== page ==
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What Can Cause Carbon Monoxide and Why You Should Take It Seriously at Home

Scarily referred to as the ‘silent killer’, carbon monoxide poisoning is responsible for around 25 deaths each year in the UK. It doesn’t smell of anything, has no odorous taste in the air, and doesn’t come accompanied by a sound like the hiss of a gas tap. It really is ‘silent’. Given how easy it is to detect with the right equipment, and prevent, it’s important to educate homeowners about carbon monoxide facts and how to detect carbon monoxide.

What is Carbon Monoxide and How Do We get it in the Home?

Carbon Monoxide, or CO, is a simple by-product of incomplete combustion. When fuel is not completely burned such as in a faulty gas appliance, carbon monoxide can be given off. It is also emitted in other situations, for example, burning a charcoal barbecue. However, because these are used in the outdoors, with no ventilation issues, it isn’t problematic. The problem comes when humans are breathing in carbon monoxide because of poor ventilation. This is why fuel-burning appliances in the home can pose a risk for carbon monoxide poisoning.

If household appliances that is faulty could produce carbon monoxide, but by having them serviced regularly you mitigate a great deal of risk. This is one of the many reasons why regular boiler servicing is essential. It will not only reduce the risk of carbon monoxide poisoning but also help to keep your system efficient and save money.

What is Carbon Monoxide Poisoning?

One of the key facts to know is how to recognise carbon monoxide poisoning. Carbon monoxide poisoning is a result of the CO binding more easily to our haemoglobin than oxygen. We all know we need oxygen, but if the oxygen is being muscled out by carbon monoxide, we aren’t getting enough. The result is that certain parts of the body are effectively starved of oxygen.

As this is an insidious process: a person may realise they are gradually becoming increasingly unwell but can’t pinpoint a cause. This is exacerbated by the fact that many of the early symptoms – aching, headaches and lethargy for example – mimic flu. However, with carbon monoxide poisoning, there isn’t a temperature. A tell-tale sign can be if several people, as well as pets, sharing the same home all become unwell at the same time.

Other early signs of poisoning include: visual disturbances, memory problems and balance problems. Later on, even months on, symptoms worsen and may cause coordination difficulties. Long-term carbon monoxide poisoning can cause heart problems and even brain damage.

With carbon monoxide poisoning, the risk also comes down to the length of exposure to the gas. Diagnosis can often involve detective work by those around the sufferer. It is usually diagnosed by a blood test and possibly heart monitoring with an ECG.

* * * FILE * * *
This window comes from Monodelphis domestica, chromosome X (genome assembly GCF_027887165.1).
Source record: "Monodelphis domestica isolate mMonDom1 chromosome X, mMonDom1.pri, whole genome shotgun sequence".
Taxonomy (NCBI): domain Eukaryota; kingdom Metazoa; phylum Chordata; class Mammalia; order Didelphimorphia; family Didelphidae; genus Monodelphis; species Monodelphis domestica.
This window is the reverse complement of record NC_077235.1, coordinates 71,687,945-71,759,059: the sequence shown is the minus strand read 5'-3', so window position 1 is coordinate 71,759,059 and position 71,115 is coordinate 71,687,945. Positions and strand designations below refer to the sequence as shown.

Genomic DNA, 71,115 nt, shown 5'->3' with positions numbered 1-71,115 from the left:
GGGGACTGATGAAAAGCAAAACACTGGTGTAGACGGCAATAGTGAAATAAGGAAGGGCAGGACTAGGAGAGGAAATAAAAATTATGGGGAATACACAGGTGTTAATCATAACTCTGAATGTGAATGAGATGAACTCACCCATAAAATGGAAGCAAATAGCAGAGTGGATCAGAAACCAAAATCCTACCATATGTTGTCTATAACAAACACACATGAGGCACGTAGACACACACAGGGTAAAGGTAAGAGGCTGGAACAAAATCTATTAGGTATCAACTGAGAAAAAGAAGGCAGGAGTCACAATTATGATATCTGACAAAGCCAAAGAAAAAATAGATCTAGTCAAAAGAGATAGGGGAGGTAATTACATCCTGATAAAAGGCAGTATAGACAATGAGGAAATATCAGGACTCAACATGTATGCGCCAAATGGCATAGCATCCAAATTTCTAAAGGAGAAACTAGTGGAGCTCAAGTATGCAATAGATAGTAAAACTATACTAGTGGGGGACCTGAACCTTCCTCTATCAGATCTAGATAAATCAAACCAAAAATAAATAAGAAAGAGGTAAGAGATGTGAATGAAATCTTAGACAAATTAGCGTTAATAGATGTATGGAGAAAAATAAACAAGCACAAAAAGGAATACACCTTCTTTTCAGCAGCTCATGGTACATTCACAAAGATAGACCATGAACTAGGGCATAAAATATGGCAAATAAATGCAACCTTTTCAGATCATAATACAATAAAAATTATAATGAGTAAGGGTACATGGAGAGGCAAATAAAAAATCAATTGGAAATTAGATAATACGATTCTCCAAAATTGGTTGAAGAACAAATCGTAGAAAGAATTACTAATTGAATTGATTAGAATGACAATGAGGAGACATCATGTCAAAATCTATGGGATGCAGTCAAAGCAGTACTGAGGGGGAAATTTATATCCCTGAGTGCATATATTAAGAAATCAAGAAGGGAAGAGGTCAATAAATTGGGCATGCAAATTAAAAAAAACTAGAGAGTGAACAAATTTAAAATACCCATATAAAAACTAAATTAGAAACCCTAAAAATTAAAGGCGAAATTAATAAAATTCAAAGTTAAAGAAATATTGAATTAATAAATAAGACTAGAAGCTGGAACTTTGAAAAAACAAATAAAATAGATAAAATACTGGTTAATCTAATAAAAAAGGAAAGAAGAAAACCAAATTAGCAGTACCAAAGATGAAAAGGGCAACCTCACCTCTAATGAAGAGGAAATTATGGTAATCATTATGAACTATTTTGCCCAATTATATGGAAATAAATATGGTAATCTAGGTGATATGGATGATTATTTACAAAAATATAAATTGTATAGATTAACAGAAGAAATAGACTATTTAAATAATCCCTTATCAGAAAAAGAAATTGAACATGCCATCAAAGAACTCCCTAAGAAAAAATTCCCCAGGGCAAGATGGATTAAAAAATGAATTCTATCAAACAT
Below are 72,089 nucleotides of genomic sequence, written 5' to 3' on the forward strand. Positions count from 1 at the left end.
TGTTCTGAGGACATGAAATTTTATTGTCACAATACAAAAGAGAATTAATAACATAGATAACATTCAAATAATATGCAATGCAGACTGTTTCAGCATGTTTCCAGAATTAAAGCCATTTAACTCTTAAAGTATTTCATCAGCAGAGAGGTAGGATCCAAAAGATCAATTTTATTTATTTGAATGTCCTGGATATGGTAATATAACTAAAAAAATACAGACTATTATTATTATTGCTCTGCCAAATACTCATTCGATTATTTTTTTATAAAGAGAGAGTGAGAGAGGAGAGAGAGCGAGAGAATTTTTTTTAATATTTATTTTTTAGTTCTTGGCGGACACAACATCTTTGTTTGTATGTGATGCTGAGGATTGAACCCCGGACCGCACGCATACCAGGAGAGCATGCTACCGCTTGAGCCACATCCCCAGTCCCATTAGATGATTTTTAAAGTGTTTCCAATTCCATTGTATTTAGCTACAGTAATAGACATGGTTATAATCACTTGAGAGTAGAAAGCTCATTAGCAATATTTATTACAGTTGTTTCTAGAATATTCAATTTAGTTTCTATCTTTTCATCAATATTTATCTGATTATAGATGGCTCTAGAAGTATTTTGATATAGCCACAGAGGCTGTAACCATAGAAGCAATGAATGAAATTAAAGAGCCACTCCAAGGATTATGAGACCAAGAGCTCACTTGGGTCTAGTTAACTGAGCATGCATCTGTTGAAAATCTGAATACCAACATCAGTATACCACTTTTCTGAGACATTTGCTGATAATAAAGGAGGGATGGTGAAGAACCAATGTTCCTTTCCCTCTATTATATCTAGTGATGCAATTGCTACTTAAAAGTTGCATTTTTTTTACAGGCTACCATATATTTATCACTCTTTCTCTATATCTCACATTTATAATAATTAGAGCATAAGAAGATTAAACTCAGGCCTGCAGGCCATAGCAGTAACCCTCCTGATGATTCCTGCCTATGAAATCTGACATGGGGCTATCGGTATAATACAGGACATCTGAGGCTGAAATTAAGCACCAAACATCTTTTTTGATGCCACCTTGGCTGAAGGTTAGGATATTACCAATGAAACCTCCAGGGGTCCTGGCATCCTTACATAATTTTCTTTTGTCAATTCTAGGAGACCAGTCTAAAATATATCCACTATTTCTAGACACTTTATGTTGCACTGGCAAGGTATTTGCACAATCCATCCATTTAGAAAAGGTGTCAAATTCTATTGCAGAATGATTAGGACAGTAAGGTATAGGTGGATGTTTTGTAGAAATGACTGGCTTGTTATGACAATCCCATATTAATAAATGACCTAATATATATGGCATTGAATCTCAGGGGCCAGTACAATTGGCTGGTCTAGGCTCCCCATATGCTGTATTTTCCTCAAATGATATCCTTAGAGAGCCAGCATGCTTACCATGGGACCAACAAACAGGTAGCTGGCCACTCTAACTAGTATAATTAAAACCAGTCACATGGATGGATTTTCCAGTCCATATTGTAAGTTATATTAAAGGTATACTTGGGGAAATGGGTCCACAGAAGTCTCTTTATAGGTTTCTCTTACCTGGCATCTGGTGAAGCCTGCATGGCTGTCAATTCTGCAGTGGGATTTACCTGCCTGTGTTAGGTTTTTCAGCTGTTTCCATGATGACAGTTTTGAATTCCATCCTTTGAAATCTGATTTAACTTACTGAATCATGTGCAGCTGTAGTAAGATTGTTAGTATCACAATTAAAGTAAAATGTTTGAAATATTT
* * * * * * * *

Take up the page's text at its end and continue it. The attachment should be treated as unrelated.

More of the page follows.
For mild cases, it can simply be a case of removing the source of the carbon monoxide by fixing or removing the faulty appliance. More severe cases are likely to need hospitalisation for oxygen treatment.

How to Detect Carbon Monoxide in the Home

As there are no easily tangible signs of carbon monoxide, and no noxious smell, you can be left wondering how to detect it in your home. Detection is essential, as this is your first line of defence against this killer gas.

The most reliable method is to use a carbon monoxide alarm. You can now buy electronic alarms that are more reliable than their predecessors, which usually involved you manually remembering to check for decolourisation. The alarm will sound if carbon monoxide is detected. These alarms are sometimes combined with home fire alarms.

How to Prevent Carbon Monoxide Poisoning

Ensure you have all gas appliances checked and serviced once a year, particularly your boiler, by a Gas Safe engineer. Don’t ignore stains, discolouration and soot around fuel-burning appliances such as your boiler. Remember you shouldn’t remove the cover of your boiler yourself, but must use a Gas Safe boiler engineer. Never block ventilation vents and grills. This includes maintaining any chimneys and flues and ensuring you have an extractor fan fitted in the kitchen. Keep an eye on your boiler pilot light, and other flames that should burn blue, and call us if it turns yellow or orange. Check and test your carbon monoxide alarm regularly. Only choose Gas Safe registered engineers to carry out work, maintenance, and installation of all gas appliances in the home. Don’t leave cars or lawnmowers, or other fuelled appliances, running in a garage. Do not use your oven or gas hob to heat your home, even if your central heating isn’t working. Don’t use a charcoal barbecue indoors.

If You Suspect a Leak

If you’re concerned that you have a leak, either because your alarm sounds or for other reasons, immediately stop using all fuel-burning appliances, switch them off, and ventilate the area by opening windows and doors. Then evacuate the home and call the gas emergency line on 0800 111 999 or the HSE Gas Safety Advice Line on 0800 300363. Always follow up with medical help, as you will need to be checked for carbon monoxide poisoning.

Maintain and Service Your Boiler

A regularly serviced boiler is imperative, as prevention of poor combustion problems such as carbon monoxide poisoning. A qualified and experienced Gas Safe engineer knows exactly what to do to keep your boiler running safely and efficiently. They have all the facts in relation to your heating system and can also advise you further on how to detect it in the home. Carbon monoxide poisoning is preventable.

To arrange your boiler service call Ecosafe on 0333 939 0161.

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